The Common Core State Standards for K-12 education, adopted by 45 states and the District of Columbia, are touted by some education-watchers as a states-led effort to improve college and career readiness of high school graduates and raise students’ slipping scores on international tests. Others decry the new standards as an intrusive federal program with a cookie-cutter approach to education.
Now it appears that some states that adopted the standards might never implement them, because of a backlash that’s prompting several states to reconsider their support. It’s a battle that has created strange bedfellows among liberals and conservatives and highlighted rifts within the GOP.
Across the nation
In April, the Republican National Committee declared its opposition to the Common Core on grounds that it is “a one size fits all approach” and “inappropriate overreach.” But many high-profile Republicans remain staunch advocates of the standards, including former Florida Gov. Jeb Bush, Louisiana Gov. Bobby Jindal and former Arkansas Gov. Mike Huckabee, according to an April New York Times story.
Though 45 states and the District of Columbia adopted the core, and several states are already implementing them, there are signs of back-pedaling in several states. In Utah, Republicans approved a resolution to withdraw funding for the Common Core at their May 18 convention. A May 14 story in Education Week listed other states facing controversy over the Common Core:
In Alabama, the state Legislature has tried several times to derail the Common Core. A bill to drop the standards cleared the Senate Education Committee but was killed by Senate President Pro Tem Del March, a Republican.
Michigan’s House of Representatives approved a budget that would defund implementation of the Common Core, but Republican Gov. Rick Snyder has reiterated his support.
Ohio has seen groups such as Ohioans Against Common Core and Education Freedom Ohio step up pressure on state lawmakers to drop the standards.
Tennessee, too, has seen local groups hold meetings in opposition to the standards. But Tennessee’s State Collaborative on Reforming Education, drawn from business and philanthropic communities, has intensified efforts to support the standards.
In Kansas, the tea party-affiliated group FreedomWorks is pressuring the state’s Legislature to cut money for implementing the Common Core. Other states that saw anti-Common Core bills introduced in their legislatures include Georgia, Missouri, North Carolina and South Dakota, a story in the Lawrence Journal-World said. None of the legislation has passed.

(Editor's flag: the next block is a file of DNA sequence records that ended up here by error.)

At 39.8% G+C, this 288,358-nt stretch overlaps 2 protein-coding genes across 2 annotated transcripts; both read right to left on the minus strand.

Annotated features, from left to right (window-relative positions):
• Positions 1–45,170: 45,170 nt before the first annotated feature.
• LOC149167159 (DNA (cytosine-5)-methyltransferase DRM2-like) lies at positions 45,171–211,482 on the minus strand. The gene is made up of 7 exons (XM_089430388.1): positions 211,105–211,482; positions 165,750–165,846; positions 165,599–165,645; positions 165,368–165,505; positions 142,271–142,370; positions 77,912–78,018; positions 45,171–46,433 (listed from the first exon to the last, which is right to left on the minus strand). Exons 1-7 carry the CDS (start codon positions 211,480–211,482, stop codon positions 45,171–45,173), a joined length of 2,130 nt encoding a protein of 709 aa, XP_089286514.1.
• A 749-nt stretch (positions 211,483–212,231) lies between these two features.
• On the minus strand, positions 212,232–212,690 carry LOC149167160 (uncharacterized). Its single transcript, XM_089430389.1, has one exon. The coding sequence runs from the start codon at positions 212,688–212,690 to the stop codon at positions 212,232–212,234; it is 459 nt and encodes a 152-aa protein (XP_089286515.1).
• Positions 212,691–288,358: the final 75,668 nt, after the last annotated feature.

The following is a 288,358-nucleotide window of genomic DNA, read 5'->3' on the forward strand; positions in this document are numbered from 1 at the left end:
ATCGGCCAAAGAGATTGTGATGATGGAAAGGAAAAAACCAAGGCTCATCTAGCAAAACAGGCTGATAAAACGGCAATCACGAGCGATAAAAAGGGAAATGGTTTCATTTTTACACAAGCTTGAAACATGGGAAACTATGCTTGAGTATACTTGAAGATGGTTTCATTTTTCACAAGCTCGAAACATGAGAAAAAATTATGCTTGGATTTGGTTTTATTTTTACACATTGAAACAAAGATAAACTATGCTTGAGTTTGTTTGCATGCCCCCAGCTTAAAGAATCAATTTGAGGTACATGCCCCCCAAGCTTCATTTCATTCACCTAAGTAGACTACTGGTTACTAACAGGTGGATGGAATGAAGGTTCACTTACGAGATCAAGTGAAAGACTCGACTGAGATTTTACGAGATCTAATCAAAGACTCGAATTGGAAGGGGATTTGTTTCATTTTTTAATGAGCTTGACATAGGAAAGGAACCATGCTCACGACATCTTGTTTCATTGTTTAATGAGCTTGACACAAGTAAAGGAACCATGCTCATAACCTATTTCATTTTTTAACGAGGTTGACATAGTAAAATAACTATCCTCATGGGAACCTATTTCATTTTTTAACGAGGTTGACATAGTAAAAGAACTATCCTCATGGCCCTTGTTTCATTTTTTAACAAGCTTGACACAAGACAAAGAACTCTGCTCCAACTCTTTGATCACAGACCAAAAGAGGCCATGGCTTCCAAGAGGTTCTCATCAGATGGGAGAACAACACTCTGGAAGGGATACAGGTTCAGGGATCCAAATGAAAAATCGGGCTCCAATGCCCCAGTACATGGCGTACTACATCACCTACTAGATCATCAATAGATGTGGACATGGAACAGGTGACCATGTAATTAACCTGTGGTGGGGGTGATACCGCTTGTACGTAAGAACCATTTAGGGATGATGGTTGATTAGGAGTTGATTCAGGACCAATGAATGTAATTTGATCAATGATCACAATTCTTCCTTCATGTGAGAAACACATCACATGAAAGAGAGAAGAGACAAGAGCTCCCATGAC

Indiana Gov. Mike Pence signed a bill in mid-May that pauses implementation of the Common Core in his state until new public hearings can be held, the Washington Post reported. There will also be a cost analysis done on core implementation. (Costs for implementing education curricula are generally borne by states and districts, sometimes with help from federal grant money. Each state is unique in the ways such costs are managed.)
Battle lines that fracture along unusual lines are being drawn at the national level as well.
The Washington Post reported that Randi Weingarten, president of the American Federation of Teachers, has called for a moratorium on use of new standardized tests for evaluating teachers and students based on Common Core standards, though the teacher union supports the Common Core initiative. Schools should wait until the standards are fully implemented to begin using the new tests, Weingarten said, or risk failure for the Common Core state standards because states haven’t had time to teach students material covered by the tests.
But Chiefs for Change, a group of state education officials organized by Jeb Bush, released a statement saying states should move ahead with plans to use the new tests, the story said.
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